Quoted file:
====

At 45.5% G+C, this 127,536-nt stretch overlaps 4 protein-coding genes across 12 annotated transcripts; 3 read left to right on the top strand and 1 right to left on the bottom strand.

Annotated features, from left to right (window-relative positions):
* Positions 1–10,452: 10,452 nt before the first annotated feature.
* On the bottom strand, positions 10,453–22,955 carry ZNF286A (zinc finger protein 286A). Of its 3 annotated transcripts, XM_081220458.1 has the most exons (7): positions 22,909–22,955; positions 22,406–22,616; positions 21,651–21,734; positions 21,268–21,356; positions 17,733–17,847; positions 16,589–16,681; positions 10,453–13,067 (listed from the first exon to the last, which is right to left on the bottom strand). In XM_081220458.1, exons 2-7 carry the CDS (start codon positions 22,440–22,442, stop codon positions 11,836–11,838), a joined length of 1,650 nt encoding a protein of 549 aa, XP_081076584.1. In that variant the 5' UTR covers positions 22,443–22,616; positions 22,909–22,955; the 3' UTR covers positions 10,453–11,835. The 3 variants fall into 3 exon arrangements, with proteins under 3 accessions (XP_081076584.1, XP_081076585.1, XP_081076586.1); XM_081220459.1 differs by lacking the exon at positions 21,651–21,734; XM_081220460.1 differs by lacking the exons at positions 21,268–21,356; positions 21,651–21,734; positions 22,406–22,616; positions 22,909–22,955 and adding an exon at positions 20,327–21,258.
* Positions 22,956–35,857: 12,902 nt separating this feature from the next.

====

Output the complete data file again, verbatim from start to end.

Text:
At 45.5% G+C, this 127,536-nt stretch overlaps 4 protein-coding genes across 12 annotated transcripts; 3 read left to right on the top strand and 1 right to left on the bottom strand.

Annotated features, from left to right (window-relative positions):
* Positions 1–10,452: 10,452 nt before the first annotated feature.
* On the bottom strand, positions 10,453–22,955 carry ZNF286A (zinc finger protein 286A). Of its 3 annotated transcripts, XM_081220458.1 has the most exons (7): positions 22,909–22,955; positions 22,406–22,616; positions 21,651–21,734; positions 21,268–21,356; positions 17,733–17,847; positions 16,589–16,681; positions 10,453–13,067 (listed from the first exon to the last, which is right to left on the bottom strand). In XM_081220458.1, exons 2-7 carry the CDS (start codon positions 22,440–22,442, stop codon positions 11,836–11,838), a joined length of 1,650 nt encoding a protein of 549 aa, XP_081076584.1. In that variant the 5' UTR covers positions 22,443–22,616; positions 22,909–22,955; the 3' UTR covers positions 10,453–11,835. The 3 variants fall into 3 exon arrangements, with proteins under 3 accessions (XP_081076584.1, XP_081076585.1, XP_081076586.1); XM_081220459.1 differs by lacking the exon at positions 21,651–21,734; XM_081220460.1 differs by lacking the exons at positions 21,268–21,356; positions 21,651–21,734; positions 22,406–22,616; positions 22,909–22,955 and adding an exon at positions 20,327–21,258.
* Positions 22,956–35,857: 12,902 nt separating this feature from the next.